Types of Soil Degradation

Soil is degraded due to human or environmental influence. Degradation of soil is a major concern to crop farmers and even the home gardener, as mismanaged soil loses its ability to grow vegetation, and often exhibits desertification, where topsoil becomes dry and blows away. There are around six different types of soil degradation.

Erosion

Erosion, according to the Food and Agriculture Organization of the United Nations, is the detachment of material from the upper crust of the earth by water, wind or ice. Sheet erosion is due to trampling of the soil by human activity or by heavy rainfall. Wind erosion is caused when vegetation is stripped from an area of land and wind slowly dries, then blows away topsoil. Gully erosion happens after sheet erosion, forming tracks where the heaviest erosion has occurred, creating gullies.

Salinity

High salt levels occurring in soil, according to the ACS Horticulture College gardening website, reduces plants ability to grow in a soil. Discharge of saline groundwater into surface soil is due to large scale vegetation clearing, which reduces the amount of water absorbed by plants, causing ground water to rise. As saline groundwater rises to the level of plant roots, vegetation dies.

Soil Acidification

Acidic soil is when the soil pH is below 7.0, caused by a rise of hydrogen ions in the soil. Acidic soil prevents plants from gaining access to certain nutrients, according to ACS Gardens. The use of fertilizers that leave acidic residues and the growing of vegetables that have a large amount of base ions, such as legumes, contributes greatly to soil acidity.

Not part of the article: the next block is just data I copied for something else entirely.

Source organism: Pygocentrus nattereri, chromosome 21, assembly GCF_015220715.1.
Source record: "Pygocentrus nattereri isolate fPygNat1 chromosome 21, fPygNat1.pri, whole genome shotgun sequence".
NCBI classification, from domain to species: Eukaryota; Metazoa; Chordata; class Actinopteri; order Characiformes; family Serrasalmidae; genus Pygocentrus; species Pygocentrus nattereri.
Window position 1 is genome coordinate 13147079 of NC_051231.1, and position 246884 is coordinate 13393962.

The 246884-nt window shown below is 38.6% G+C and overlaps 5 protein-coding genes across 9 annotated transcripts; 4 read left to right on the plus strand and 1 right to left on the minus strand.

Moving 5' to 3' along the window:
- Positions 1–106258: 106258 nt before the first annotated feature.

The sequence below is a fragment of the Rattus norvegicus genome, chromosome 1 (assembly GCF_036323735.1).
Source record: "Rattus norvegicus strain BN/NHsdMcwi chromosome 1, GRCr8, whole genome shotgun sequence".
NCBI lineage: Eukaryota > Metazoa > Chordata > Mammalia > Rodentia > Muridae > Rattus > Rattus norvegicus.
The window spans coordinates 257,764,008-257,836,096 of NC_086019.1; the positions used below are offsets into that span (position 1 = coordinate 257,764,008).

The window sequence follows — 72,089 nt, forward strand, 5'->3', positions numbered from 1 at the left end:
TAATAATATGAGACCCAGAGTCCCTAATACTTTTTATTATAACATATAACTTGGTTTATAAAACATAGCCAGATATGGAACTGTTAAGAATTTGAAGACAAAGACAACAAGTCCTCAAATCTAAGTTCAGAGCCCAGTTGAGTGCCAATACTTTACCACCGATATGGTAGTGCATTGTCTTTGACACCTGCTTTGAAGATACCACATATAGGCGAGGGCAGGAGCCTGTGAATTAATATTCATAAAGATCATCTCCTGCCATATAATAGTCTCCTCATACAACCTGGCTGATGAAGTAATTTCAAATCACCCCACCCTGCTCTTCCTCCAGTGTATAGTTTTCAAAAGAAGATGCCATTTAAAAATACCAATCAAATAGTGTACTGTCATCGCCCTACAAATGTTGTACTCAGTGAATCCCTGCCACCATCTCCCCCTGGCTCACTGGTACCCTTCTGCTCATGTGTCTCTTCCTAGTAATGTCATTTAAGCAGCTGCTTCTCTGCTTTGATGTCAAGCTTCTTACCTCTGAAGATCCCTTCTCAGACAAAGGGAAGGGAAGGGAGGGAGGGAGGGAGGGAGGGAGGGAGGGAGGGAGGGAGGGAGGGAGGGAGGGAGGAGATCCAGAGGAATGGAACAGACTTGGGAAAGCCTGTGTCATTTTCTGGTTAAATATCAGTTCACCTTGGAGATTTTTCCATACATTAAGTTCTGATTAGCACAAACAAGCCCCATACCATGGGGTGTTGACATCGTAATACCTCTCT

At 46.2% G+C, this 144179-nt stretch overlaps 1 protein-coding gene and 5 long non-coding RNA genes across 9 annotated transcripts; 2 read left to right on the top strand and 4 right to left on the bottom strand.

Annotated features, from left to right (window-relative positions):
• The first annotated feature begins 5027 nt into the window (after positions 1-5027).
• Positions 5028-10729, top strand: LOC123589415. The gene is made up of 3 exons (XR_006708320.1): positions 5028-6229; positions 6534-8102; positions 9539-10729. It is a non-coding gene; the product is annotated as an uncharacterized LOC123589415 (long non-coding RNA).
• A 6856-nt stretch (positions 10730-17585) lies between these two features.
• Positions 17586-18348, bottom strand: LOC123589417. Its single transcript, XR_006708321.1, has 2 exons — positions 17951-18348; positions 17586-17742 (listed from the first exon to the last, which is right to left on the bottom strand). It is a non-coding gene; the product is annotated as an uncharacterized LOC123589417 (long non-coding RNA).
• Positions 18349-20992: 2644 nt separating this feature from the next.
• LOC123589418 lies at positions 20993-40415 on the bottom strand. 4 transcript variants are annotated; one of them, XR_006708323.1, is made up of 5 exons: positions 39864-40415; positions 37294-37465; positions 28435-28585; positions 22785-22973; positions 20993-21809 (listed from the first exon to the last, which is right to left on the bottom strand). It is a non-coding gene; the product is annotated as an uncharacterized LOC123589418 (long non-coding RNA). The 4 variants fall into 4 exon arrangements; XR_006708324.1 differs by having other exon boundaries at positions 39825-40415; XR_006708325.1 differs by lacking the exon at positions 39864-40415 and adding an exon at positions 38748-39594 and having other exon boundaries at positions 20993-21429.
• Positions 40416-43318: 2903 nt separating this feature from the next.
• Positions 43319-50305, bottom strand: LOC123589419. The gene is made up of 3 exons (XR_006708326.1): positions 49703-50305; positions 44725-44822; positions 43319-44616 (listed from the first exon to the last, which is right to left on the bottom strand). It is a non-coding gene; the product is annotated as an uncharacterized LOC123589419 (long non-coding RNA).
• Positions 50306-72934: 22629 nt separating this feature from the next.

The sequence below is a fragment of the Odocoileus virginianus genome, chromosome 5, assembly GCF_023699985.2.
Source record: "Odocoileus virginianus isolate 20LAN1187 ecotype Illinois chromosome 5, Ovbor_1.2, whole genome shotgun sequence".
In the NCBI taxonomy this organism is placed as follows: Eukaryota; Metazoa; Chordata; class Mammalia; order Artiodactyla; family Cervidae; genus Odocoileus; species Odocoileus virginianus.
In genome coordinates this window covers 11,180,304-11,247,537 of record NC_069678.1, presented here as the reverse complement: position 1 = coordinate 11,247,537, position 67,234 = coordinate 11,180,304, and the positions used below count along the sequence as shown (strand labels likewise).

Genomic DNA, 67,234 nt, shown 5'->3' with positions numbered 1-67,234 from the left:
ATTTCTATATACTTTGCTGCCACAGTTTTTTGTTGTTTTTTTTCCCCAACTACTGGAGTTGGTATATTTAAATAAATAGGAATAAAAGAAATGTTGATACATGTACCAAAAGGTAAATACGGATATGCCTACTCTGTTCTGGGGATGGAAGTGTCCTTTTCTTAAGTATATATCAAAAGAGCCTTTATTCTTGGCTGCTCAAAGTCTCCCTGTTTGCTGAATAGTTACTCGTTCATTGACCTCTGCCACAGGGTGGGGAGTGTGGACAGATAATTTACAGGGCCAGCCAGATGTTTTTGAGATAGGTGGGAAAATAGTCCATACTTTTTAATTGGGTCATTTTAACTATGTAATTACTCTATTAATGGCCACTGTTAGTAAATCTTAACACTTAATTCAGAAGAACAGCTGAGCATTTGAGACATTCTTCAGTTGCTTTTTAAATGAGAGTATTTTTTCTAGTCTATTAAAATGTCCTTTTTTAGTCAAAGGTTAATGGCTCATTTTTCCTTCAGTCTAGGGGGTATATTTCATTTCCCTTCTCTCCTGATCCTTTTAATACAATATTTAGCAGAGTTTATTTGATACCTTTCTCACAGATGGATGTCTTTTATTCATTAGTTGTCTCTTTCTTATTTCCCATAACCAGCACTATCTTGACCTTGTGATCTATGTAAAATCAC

Compaction

Compaction is the pressing down of soil, which reduces the pore space for water seepage and plant roots. Compaction is caused by the running of large machinery over a soil area, livestock traffic and foot traffic says Dominic Ballayan, from the Food and Agriculture Organization of the United Nations.

Chemical Residues

Continued use of pesticides, insecticides and chemical fertilizer contribute to chemical residues building up in a soil. The repeated use of the same chemicals in a localized area is the main cause. Contaminated areas of the soil, according to ACS Gardens, may require the soil laying unused for several years.

Nutrient Loss

Nutrient loss in soil is caused by overplanting an area with quick harvests, according to the University of Michigan. Planting the same crops in the same area will also result in nutrient loss, as it causes an imbalance in the soil. Allowing soil to rest, or rotating crops, along with good fertilization, are the best management techniques.

Keywords: soil degradation, soil erosion, soil degradation types

About this Author

Cleveland Van Cecil is a freelancer writer specializing in technology. He has been a freelance writer for three years and has published extensively on eHow.com, writing articles on subjects as diverse as boat motors and hydroponic gardening. Van Cecil has a Bachelor of Arts in liberal arts from Baldwin-Wallace College.